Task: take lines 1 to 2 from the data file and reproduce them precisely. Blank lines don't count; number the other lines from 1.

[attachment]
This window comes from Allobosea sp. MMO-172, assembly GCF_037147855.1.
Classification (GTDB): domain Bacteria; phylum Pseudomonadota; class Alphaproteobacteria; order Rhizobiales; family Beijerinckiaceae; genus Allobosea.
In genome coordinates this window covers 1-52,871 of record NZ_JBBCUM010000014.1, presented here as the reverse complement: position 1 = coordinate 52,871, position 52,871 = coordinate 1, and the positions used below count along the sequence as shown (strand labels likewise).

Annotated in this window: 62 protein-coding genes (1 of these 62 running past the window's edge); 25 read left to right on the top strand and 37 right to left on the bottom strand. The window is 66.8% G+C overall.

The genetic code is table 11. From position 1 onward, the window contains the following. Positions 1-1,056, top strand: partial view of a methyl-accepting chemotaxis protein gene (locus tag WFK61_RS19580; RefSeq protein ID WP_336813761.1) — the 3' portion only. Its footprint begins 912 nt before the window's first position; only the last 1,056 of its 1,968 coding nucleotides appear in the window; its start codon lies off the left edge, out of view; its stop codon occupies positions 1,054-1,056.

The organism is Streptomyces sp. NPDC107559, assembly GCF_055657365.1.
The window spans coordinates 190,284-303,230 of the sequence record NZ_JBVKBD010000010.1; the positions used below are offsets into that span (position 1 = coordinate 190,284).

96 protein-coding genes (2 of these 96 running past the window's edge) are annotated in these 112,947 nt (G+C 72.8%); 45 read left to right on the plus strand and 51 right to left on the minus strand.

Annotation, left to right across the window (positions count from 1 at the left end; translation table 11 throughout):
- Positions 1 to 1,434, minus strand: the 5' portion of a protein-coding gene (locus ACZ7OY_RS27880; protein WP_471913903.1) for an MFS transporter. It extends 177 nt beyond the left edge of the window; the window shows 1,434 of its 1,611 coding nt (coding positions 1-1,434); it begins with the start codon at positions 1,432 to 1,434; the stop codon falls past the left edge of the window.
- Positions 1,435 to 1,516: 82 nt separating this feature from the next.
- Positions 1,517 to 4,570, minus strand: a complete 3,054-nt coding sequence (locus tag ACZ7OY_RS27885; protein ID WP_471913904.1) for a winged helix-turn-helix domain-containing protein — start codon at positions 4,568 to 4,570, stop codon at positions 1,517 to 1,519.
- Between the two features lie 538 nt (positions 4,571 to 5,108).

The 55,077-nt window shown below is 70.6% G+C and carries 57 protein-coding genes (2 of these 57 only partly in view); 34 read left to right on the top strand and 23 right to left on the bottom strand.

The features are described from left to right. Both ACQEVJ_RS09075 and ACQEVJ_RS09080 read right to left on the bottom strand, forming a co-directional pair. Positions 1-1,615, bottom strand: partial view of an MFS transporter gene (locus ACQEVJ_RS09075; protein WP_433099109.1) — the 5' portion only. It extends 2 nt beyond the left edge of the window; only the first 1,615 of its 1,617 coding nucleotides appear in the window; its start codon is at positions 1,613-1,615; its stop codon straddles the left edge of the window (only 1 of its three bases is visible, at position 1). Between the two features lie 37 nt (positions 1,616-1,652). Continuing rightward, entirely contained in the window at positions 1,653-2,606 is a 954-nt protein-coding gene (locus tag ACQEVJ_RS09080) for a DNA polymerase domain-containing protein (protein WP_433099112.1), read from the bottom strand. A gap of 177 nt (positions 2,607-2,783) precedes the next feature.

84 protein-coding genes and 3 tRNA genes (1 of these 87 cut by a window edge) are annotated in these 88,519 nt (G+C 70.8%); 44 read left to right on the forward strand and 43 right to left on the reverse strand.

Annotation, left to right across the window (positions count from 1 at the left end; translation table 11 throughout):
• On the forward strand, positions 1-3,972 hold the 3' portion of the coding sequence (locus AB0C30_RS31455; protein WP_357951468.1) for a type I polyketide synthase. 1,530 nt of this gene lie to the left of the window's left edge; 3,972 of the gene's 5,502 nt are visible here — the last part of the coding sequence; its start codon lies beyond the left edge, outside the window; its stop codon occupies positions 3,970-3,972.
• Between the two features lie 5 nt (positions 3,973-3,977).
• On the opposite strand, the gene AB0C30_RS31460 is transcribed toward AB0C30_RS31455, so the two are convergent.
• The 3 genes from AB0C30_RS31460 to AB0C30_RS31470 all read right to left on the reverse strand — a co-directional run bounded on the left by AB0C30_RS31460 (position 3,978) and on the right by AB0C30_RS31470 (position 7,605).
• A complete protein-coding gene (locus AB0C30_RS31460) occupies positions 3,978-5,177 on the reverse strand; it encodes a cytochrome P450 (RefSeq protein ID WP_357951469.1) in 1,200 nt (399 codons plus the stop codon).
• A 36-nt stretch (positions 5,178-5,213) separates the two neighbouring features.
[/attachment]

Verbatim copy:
This window comes from Allobosea sp. MMO-172, assembly GCF_037147855.1.
Classification (GTDB): domain Bacteria; phylum Pseudomonadota; class Alphaproteobacteria; order Rhizobiales; family Beijerinckiaceae; genus Allobosea.